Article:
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A woman walks past a screen showing the China Composite Stock Price Index at a brokerage house in Shenyang in northeast China's Liaoning province Monday, Aug. 13, 2012. World stock markets fell Monday after a slowdown in Japan's growth gave investors another reason to worry about the health of the global economy. (AP Photo) CHINA OUT
A woman walks past a screen showing the China Composite Stock Price Index at a brokerage house in Shenyang in northeast China's Liaoning province Monday, Aug. 13, 2012. World stock markets fell Monday after a slowdown in Japan's growth gave investors another reason to worry about the health of the global economy. (AP Photo) CHINA OUT
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(AP) Asian stock markets edged higher in thin trading Tuesday, as investors awaited economic data from the U.S. while maintaining a positive mood in anticipation of action by central banks to shore up the global recovery.


Hopes that central banks in China, the U.S. and Europe are gearing up for more stimulus measures to help their respective economies are keeping markets buoyant.


But Tom Kaan of Louis Capital Markets in Hong Kong said investors were holding back from big moves as the summer season winds down and eurozone leaders return from vacation to resume deliberating the region's debt crisis.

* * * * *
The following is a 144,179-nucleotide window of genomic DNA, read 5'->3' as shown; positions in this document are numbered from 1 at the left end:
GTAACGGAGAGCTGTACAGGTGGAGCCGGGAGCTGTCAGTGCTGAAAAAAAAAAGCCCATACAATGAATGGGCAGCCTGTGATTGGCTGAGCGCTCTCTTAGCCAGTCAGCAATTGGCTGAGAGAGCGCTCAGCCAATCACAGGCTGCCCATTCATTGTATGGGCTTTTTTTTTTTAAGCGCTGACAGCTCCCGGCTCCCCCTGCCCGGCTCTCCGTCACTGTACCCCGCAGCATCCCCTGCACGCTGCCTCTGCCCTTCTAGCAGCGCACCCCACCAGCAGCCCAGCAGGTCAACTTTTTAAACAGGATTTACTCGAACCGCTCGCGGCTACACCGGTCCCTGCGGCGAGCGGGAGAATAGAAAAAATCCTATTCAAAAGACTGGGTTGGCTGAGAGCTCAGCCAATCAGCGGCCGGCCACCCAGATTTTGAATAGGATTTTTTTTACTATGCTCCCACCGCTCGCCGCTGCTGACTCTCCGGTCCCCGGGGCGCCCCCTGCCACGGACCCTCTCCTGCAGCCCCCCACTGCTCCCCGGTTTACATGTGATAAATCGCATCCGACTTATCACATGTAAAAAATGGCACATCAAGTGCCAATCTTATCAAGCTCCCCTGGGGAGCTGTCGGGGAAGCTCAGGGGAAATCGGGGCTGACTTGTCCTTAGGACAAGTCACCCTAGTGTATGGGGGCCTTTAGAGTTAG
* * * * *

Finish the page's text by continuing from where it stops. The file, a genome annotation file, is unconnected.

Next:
"I think if you look around globally, even on Wall Street, the volumes are pretty dismal," Kaan said.


Japan's Nikkei 225 rose 0.3 percent to 8,911.59, while Hong Kong's Hang Seng added 0.2 percent to 20,130.15. South Korea's Kospi rose 0.6 percent to 1,945.16, and Australia's S&P/ASX 200 gained 0.3 percent to 4,294.30.


Benchmarks in Singapore, Taiwan and New Zealand also rose, while mainland China's Shanghai Composite Index and Shenzhen Composite Index were both lower.


Traders were also waiting for the release of retail sales data from the U.S. for a clearer temperature reading of the health of the world's biggest economy. Other U.S. economic data this week includes July industrial production figures.


Meanwhile, Greece said Monday that the country's deep recession had eased slightly, although the economy still contracted 6.2 percent in the second quarter from the same period last year. In the first quarter, the contraction was 6.5 percent.


Stan Shamu of IG Markets in Melbourne, Australia, said in an email commentary that "the pace of Greece's economic meltdown was not quite as steep as the few economists who try to forecast the data expected."


Greece is being kept solvent by international bailout loans, granted in return for a harsh austerity program.


Another positive sign came from Italy, which raised $9.9 billion in a bond auction Monday, although the rates it had to pay investors rose slightly.


Wall Street stocks closed mostly lower Monday. The Dow Jones industrial average closed down 0.3 percent at 13,169.43. The Standard & Poor's 500 index declined 0.1 percent to 1,404.11, while the Nasdaq composite rose 0.1 percent to 3,022.52.


Benchmark oil for September delivery rose 7 cents to $92.80 per barrel in electronic trading on the New York Mercantile Exchange. The contract fell 14 cents to finish at $92.73 per barrel in New York on Monday.


In currency trading, the euro rose to $1.2343 from $1.2336 late Monday in New York. The dollar fell to 78.41 yen from 78.43 yen.


Associated Press
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